Access to the full content is only available to members of institutions that have purchased access. If you belong to such an institution, please log in or find out more about how to order.



DOI: 10.4324/9780415249126-DC120-1
Version: v1,  Published online: 2003
Retrieved April 20, 2024, from

Article Summary

Eclecticism in philosophy is the construction of a system of thought by combining elements of the established systems of a previous age. The term ‘eclecticism’ is derived from the Greek verb eklegein / eklegesthai: to pick out, choose, or select. Diogenes Laertius (c. ad 300–50) attributes an ‘eclectic school’ to Potamo of Alexandria (c. early 3rd century ad) ‘who made a selection from the tenets of all the existing sects’. Many philosophers of the Greco-Roman period are known as ‘eclectics’, and one can find the entire period of philosophy from the second century bc to the third century ad referred to as an age of ‘eclecticism’. In such cases the term is often used pejoratively to designate a discordant collection of unoriginal ideas. More recently, however, the French philosopher Victor Cousin (1792–1867) expressed an optimistic view of eclecticism while using the term in reference to his own philosophy. Cousin viewed the entire history of thought as dominated by the two competing philosophies of empiricism (or sensualism) and idealism (or rationalism). The true philosophy would eliminate conflicting elements and combine the remaining truths within a single, unified system. Cousin’s eclecticism, with its strong historical orientation, was the predominant school of thought in France throughout most of the nineteenth century and was also of considerable influence in Brazil.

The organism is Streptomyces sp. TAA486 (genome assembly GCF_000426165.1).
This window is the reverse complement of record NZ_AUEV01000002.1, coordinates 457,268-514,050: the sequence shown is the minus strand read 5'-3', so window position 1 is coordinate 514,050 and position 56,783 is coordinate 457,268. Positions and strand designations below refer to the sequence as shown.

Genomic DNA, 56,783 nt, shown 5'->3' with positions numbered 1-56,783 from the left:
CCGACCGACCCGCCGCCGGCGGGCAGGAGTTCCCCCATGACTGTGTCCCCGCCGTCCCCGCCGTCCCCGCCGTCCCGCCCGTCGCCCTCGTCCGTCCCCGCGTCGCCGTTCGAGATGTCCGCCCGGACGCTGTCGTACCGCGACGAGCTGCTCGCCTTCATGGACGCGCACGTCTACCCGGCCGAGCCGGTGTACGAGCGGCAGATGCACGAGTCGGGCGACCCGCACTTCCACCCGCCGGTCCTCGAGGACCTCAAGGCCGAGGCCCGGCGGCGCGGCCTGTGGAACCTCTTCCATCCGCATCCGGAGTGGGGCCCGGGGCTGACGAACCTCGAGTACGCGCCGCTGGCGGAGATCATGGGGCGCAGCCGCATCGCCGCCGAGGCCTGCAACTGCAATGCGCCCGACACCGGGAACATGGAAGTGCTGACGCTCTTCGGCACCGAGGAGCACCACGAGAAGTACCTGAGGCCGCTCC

Citing this article:
Mcclellan, Chris. Eclecticism, 2003, doi:10.4324/9780415249126-DC120-1. Routledge Encyclopedia of Philosophy, Taylor and Francis,
Copyright © 1998-2024 Routledge.

Related Searches


Related Articles